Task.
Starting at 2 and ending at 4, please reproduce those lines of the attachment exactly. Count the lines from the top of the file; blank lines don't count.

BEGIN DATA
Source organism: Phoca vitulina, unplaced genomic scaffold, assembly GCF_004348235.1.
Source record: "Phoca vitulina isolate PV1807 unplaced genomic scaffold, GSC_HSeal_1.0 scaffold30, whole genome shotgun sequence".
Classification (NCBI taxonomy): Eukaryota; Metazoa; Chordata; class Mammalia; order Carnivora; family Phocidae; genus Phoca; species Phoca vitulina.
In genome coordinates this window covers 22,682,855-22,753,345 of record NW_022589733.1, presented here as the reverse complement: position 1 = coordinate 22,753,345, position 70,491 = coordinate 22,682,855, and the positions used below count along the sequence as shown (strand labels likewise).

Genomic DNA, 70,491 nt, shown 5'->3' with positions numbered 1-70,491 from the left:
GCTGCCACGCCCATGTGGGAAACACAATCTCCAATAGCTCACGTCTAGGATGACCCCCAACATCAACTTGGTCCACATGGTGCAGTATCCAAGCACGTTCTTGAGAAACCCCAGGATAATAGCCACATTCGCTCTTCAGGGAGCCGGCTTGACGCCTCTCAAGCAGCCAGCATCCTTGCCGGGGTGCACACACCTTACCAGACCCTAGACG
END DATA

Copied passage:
Source record: "Phoca vitulina isolate PV1807 unplaced genomic scaffold, GSC_HSeal_1.0 scaffold30, whole genome shotgun sequence".
Classification (NCBI taxonomy): Eukaryota; Metazoa; Chordata; class Mammalia; order Carnivora; family Phocidae; genus Phoca; species Phoca vitulina.
In genome coordinates this window covers 22,682,855-22,753,345 of record NW_022589733.1, presented here as the reverse complement: position 1 = coordinate 22,753,345, position 70,491 = coordinate 22,682,855, and the positions used below count along the sequence as shown (strand labels likewise).